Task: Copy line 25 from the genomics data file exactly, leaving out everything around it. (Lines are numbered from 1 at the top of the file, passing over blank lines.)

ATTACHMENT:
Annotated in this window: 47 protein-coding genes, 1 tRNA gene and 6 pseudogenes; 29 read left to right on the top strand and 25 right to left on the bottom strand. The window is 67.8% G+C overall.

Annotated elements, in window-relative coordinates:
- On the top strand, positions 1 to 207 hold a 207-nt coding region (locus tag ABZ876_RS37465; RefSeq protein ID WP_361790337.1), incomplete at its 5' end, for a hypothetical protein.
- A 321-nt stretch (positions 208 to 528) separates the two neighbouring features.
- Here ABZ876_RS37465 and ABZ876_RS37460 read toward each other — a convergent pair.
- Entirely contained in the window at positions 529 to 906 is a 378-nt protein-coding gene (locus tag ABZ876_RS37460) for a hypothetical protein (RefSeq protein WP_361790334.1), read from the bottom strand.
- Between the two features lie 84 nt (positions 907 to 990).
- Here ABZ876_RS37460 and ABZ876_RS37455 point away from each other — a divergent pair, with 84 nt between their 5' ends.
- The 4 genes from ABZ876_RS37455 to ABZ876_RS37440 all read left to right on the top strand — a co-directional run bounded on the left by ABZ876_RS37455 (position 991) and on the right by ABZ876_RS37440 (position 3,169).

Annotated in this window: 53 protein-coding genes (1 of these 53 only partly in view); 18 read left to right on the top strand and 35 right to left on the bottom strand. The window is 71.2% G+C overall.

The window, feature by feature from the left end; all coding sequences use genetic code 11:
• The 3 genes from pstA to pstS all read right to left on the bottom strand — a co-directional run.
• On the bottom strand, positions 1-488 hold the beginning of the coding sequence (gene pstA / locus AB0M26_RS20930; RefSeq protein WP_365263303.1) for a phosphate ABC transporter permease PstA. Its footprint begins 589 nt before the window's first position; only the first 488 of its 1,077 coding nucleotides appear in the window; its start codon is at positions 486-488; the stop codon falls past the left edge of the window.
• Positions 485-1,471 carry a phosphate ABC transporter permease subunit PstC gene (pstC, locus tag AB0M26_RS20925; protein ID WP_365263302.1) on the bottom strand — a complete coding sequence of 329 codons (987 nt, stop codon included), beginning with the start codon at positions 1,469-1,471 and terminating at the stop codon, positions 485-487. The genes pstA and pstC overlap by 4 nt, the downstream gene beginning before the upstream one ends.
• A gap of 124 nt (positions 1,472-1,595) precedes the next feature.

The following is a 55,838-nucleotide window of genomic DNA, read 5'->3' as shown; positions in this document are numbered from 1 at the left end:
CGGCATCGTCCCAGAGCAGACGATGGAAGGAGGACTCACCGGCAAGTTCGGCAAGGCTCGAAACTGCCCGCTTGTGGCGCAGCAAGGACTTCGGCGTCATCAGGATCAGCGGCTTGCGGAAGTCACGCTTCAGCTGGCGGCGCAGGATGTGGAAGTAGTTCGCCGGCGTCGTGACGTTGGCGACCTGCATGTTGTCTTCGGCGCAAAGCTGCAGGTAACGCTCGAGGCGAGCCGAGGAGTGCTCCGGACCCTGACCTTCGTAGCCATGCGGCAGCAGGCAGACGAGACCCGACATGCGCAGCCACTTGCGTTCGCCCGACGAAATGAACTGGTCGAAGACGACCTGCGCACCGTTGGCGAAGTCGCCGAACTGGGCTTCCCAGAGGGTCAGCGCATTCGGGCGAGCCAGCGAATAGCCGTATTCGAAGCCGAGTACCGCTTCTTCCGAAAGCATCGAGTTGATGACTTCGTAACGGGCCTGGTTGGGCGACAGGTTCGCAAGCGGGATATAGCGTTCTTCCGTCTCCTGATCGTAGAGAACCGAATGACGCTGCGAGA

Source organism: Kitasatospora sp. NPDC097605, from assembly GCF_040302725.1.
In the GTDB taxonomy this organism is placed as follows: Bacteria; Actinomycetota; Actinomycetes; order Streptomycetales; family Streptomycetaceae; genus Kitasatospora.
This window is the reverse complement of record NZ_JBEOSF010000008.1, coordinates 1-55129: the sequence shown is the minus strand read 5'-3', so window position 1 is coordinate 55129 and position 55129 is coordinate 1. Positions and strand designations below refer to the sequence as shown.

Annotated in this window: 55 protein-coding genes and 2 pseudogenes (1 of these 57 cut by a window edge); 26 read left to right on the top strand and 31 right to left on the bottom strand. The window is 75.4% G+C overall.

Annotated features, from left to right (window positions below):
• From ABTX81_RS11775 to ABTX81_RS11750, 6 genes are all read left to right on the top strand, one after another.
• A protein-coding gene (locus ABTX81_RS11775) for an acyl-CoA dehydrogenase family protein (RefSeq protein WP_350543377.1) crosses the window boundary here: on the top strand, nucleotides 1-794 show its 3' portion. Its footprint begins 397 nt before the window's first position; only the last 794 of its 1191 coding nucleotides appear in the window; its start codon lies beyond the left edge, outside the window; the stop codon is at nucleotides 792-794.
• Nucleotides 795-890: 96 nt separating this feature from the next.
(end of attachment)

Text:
• Nucleotides 795-890: 96 nt separating this feature from the next.